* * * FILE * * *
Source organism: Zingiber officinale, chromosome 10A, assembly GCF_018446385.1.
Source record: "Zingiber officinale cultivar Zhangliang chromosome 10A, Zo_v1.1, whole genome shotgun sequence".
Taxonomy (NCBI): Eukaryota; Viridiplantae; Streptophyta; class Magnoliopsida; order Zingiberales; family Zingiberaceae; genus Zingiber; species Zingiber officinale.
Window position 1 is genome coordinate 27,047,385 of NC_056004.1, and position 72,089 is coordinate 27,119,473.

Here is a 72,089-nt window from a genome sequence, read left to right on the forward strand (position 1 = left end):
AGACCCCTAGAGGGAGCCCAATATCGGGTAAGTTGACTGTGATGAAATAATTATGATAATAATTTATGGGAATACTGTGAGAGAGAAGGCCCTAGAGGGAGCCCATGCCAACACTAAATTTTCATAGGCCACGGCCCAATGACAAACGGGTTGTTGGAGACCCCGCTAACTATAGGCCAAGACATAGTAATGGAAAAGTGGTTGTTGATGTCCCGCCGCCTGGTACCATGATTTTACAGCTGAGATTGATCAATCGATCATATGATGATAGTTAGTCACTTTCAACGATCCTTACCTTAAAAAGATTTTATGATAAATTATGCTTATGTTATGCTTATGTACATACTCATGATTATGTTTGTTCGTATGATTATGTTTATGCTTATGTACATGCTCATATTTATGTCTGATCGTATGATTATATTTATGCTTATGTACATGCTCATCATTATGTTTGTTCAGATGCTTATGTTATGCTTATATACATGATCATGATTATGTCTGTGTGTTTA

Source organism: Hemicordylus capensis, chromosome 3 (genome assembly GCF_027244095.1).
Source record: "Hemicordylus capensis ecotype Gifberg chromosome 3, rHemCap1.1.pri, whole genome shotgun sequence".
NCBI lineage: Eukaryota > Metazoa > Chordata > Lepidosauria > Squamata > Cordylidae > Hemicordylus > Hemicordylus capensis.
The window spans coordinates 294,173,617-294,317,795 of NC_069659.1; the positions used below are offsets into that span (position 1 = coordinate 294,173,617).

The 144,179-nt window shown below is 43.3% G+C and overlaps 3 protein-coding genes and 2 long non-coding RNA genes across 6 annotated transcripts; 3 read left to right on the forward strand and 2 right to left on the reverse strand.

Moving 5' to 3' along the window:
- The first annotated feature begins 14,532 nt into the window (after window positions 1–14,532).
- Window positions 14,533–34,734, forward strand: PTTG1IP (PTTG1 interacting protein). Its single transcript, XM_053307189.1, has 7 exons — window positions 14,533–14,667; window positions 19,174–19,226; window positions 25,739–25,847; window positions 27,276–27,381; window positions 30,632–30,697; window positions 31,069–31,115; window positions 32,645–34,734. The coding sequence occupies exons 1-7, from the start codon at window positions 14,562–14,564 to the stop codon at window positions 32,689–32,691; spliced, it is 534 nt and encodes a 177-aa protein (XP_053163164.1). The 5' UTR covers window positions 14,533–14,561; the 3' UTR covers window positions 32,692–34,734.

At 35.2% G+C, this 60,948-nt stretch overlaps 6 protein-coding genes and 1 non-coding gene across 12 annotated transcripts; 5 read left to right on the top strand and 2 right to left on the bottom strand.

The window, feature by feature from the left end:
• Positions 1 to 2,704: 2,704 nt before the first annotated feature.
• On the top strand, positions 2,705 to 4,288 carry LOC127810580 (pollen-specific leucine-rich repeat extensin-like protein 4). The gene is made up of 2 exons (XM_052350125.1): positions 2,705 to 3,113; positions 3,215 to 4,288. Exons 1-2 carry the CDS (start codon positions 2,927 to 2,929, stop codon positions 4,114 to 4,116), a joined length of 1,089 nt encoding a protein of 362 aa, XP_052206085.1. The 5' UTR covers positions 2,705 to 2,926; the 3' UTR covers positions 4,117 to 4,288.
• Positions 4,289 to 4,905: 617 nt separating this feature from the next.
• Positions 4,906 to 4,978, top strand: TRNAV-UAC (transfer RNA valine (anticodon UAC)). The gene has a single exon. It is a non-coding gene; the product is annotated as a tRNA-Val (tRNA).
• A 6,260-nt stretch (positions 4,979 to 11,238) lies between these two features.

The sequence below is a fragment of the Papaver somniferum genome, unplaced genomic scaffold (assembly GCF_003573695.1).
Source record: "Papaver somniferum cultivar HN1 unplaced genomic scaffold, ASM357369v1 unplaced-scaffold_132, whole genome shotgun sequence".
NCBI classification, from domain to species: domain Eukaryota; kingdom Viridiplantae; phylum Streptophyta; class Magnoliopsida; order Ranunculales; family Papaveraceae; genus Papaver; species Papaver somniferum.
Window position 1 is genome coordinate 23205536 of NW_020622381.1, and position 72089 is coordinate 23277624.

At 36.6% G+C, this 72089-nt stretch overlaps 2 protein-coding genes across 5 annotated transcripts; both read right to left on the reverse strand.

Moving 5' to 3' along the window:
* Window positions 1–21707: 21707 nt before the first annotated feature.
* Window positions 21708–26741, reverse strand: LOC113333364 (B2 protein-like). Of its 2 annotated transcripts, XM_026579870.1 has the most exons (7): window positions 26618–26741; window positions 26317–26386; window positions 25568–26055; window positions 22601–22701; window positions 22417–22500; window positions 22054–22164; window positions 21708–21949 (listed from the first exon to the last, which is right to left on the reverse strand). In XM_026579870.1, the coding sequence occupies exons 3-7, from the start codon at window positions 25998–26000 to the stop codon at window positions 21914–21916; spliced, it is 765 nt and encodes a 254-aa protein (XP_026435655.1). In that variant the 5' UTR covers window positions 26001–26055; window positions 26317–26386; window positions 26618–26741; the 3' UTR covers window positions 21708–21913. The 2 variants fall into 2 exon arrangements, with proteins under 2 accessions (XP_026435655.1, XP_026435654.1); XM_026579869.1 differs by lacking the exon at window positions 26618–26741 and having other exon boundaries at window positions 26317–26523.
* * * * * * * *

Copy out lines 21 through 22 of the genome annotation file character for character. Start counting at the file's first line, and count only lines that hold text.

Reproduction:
• A 6,260-nt stretch (positions 4,979 to 11,238) lies between these two features.

The sequence below is a fragment of the Papaver somniferum genome, unplaced genomic scaffold (assembly GCF_003573695.1).